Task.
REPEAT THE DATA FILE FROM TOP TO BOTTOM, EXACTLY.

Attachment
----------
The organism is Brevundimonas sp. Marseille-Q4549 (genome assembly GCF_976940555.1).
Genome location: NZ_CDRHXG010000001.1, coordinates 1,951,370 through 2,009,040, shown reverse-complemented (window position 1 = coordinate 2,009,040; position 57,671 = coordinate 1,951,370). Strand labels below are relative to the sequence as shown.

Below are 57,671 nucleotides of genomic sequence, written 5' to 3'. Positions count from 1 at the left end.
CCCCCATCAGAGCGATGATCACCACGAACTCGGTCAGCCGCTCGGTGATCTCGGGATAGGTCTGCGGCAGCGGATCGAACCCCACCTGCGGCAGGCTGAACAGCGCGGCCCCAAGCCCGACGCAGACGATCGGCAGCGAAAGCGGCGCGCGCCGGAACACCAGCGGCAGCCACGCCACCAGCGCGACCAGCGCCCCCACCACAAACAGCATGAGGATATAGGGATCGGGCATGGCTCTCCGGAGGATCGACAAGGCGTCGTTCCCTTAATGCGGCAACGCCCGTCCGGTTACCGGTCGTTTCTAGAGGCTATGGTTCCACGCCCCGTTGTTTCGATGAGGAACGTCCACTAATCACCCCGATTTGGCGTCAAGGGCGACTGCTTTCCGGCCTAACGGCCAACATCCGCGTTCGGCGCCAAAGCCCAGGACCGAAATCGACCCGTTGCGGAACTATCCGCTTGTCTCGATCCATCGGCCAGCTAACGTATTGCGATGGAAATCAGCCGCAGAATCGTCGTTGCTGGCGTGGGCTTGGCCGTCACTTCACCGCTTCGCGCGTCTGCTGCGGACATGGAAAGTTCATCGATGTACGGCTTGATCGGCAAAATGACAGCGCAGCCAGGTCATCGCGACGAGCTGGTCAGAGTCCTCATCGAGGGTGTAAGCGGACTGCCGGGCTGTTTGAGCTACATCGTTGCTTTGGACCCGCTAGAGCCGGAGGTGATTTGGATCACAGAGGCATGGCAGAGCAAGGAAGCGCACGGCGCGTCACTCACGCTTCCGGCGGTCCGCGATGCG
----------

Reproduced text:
The organism is Brevundimonas sp. Marseille-Q4549 (genome assembly GCF_976940555.1).
Genome location: NZ_CDRHXG010000001.1, coordinates 1,951,370 through 2,009,040, shown reverse-complemented (window position 1 = coordinate 2,009,040; position 57,671 = coordinate 1,951,370). Strand labels below are relative to the sequence as shown.

Below are 57,671 nucleotides of genomic sequence, written 5' to 3'. Positions count from 1 at the left end.
CCCCCATCAGAGCGATGATCACCACGAACTCGGTCAGCCGCTCGGTGATCTCGGGATAGGTCTGCGGCAGCGGATCGAACCCCACCTGCGGCAGGCTGAACAGCGCGGCCCCAAGCCCGACGCAGACGATCGGCAGCGAAAGCGGCGCGCGCCGGAACACCAGCGGCAGCCACGCCACCAGCGCGACCAGCGCCCCCACCACAAACAGCATGAGGATATAGGGATCGGGCATGGCTCTCCGGAGGATCGACAAGGCGTCGTTCCCTTAATGCGGCAACGCCCGTCCGGTTACCGGTCGTTTCTAGAGGCTATGGTTCCACGCCCCGTTGTTTCGATGAGGAACGTCCACTAATCACCCCGATTTGGCGTCAAGGGCGACTGCTTTCCGGCCTAACGGCCAACATCCGCGTTCGGCGCCAAAGCCCAGGACCGAAATCGACCCGTTGCGGAACTATCCGCTTGTCTCGATCCATCGGCCAGCTAACGTATTGCGATGGAAATCAGCCGCAGAATCGTCGTTGCTGGCGTGGGCTTGGCCGTCACTTCACCGCTTCGCGCGTCTGCTGCGGACATGGAAAGTTCATCGATGTACGGCTTGATCGGCAAAATGACAGCGCAGCCAGGTCATCGCGACGAGCTGGTCAGAGTCCTCATCGAGGGTGTAAGCGGACTGCCGGGCTGTTTGAGCTACATCGTTGCTTTGGACCCGCTAGAGCCGGAGGTGATTTGGATCACAGAGGCATGGCAGAGCAAGGAAGCGCACGGCGCGTCACTCACGCTTCCGGCGGTCCGCGATGCG